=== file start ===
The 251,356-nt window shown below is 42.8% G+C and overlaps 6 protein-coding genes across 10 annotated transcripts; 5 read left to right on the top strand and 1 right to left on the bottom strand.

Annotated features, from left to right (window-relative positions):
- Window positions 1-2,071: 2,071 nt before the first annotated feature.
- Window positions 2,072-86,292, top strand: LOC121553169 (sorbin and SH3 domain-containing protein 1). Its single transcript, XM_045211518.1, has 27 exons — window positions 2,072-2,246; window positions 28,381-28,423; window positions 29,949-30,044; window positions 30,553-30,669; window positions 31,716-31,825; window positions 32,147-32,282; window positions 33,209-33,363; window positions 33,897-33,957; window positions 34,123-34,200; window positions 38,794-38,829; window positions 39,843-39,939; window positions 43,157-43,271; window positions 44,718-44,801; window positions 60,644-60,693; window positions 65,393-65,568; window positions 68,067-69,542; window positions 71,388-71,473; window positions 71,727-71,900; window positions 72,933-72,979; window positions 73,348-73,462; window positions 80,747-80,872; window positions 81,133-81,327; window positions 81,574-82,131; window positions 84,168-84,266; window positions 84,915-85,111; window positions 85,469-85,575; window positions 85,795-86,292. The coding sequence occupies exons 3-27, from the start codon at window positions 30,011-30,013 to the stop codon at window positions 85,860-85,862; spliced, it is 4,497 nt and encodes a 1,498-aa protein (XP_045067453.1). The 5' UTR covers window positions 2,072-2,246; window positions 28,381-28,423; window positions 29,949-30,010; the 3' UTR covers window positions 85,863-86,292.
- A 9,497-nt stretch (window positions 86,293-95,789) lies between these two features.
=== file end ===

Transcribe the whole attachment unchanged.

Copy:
The 251,356-nt window shown below is 42.8% G+C and overlaps 6 protein-coding genes across 10 annotated transcripts; 5 read left to right on the top strand and 1 right to left on the bottom strand.

Annotated features, from left to right (window-relative positions):
- Window positions 1-2,071: 2,071 nt before the first annotated feature.
- Window positions 2,072-86,292, top strand: LOC121553169 (sorbin and SH3 domain-containing protein 1). Its single transcript, XM_045211518.1, has 27 exons — window positions 2,072-2,246; window positions 28,381-28,423; window positions 29,949-30,044; window positions 30,553-30,669; window positions 31,716-31,825; window positions 32,147-32,282; window positions 33,209-33,363; window positions 33,897-33,957; window positions 34,123-34,200; window positions 38,794-38,829; window positions 39,843-39,939; window positions 43,157-43,271; window positions 44,718-44,801; window positions 60,644-60,693; window positions 65,393-65,568; window positions 68,067-69,542; window positions 71,388-71,473; window positions 71,727-71,900; window positions 72,933-72,979; window positions 73,348-73,462; window positions 80,747-80,872; window positions 81,133-81,327; window positions 81,574-82,131; window positions 84,168-84,266; window positions 84,915-85,111; window positions 85,469-85,575; window positions 85,795-86,292. The coding sequence occupies exons 3-27, from the start codon at window positions 30,011-30,013 to the stop codon at window positions 85,860-85,862; spliced, it is 4,497 nt and encodes a 1,498-aa protein (XP_045067453.1). The 5' UTR covers window positions 2,072-2,246; window positions 28,381-28,423; window positions 29,949-30,010; the 3' UTR covers window positions 85,863-86,292.
- A 9,497-nt stretch (window positions 86,293-95,789) lies between these two features.